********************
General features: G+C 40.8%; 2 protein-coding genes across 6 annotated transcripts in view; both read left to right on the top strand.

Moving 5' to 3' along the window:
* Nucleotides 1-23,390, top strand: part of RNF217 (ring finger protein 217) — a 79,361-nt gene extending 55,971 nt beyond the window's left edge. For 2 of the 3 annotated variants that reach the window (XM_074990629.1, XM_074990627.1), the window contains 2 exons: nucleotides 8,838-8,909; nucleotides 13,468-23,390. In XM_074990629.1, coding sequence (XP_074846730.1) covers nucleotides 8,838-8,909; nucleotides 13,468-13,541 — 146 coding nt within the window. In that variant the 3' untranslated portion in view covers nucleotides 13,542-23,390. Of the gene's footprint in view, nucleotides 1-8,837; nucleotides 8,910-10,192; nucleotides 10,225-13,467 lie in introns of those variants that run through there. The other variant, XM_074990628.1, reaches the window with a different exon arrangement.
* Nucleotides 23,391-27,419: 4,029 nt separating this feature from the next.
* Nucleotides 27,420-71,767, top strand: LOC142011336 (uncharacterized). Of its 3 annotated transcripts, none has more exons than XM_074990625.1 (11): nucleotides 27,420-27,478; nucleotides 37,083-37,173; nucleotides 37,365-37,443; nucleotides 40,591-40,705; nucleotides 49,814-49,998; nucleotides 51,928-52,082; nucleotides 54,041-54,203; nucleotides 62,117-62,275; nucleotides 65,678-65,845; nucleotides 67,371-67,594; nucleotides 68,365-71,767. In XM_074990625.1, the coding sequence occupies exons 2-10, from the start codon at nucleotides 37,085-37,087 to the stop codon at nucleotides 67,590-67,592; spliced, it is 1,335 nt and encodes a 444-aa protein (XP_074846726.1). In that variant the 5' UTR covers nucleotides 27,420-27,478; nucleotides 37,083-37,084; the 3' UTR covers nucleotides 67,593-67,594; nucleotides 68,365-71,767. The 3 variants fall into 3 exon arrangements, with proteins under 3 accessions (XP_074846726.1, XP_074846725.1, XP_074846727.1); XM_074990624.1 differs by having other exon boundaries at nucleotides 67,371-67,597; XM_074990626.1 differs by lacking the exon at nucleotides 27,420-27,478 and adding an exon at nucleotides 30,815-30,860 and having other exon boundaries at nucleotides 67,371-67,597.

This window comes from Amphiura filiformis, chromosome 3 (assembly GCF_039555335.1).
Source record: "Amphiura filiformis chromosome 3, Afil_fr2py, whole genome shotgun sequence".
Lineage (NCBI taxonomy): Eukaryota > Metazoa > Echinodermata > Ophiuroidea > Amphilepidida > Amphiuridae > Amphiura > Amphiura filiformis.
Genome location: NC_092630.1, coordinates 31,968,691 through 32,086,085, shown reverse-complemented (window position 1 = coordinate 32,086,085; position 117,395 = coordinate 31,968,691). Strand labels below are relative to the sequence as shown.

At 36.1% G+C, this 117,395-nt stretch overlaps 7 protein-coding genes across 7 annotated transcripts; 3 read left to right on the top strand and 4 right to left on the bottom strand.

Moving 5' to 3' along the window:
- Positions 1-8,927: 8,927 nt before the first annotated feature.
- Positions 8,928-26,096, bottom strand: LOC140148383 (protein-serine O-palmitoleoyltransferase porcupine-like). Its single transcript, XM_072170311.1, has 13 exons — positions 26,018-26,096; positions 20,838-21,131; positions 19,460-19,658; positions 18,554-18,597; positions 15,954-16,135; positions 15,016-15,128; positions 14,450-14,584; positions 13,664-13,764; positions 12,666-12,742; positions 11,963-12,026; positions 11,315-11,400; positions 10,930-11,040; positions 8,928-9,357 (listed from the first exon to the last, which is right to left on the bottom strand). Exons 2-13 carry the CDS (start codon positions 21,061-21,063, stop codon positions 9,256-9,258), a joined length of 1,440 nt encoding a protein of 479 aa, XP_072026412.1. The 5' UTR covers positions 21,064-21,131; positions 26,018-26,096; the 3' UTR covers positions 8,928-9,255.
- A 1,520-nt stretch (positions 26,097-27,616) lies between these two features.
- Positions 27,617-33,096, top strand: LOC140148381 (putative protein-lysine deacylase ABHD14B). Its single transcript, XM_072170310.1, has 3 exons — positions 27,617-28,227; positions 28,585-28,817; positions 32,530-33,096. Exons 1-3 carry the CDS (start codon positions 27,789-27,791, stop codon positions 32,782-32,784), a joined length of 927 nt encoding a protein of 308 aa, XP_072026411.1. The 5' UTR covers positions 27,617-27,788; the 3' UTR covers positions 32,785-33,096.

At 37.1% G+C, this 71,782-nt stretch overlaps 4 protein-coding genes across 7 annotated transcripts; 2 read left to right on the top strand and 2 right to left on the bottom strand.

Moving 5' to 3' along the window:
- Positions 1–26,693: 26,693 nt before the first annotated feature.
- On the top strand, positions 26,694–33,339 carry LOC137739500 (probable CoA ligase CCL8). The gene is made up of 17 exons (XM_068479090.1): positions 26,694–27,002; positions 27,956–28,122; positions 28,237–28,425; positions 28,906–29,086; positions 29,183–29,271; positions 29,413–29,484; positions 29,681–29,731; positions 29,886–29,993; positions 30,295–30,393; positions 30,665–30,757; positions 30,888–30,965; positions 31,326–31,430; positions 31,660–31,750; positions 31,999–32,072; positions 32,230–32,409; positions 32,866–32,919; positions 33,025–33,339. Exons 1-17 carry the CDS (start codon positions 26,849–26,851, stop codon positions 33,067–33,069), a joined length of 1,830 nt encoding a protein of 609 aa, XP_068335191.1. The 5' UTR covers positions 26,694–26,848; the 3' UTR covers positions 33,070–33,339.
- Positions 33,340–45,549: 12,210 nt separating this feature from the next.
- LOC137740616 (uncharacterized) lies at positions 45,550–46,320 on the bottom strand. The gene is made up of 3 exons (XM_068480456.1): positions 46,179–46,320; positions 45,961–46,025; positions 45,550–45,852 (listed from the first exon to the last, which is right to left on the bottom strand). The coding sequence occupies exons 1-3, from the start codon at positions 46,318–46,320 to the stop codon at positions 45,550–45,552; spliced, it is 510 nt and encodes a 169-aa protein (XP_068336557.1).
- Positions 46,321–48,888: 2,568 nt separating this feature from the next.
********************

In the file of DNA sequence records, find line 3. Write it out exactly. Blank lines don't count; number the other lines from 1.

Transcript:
* Nucleotides 1-23,390, top strand: part of RNF217 (ring finger protein 217) — a 79,361-nt gene extending 55,971 nt beyond the window's left edge. For 2 of the 3 annotated variants that reach the window (XM_074990629.1, XM_074990627.1), the window contains 2 exons: nucleotides 8,838-8,909; nucleotides 13,468-23,390. In XM_074990629.1, coding sequence (XP_074846730.1) covers nucleotides 8,838-8,909; nucleotides 13,468-13,541 — 146 coding nt within the window. In that variant the 3' untranslated portion in view covers nucleotides 13,542-23,390. Of the gene's footprint in view, nucleotides 1-8,837; nucleotides 8,910-10,192; nucleotides 10,225-13,467 lie in introns of those variants that run through there. The other variant, XM_074990628.1, reaches the window with a different exon arrangement.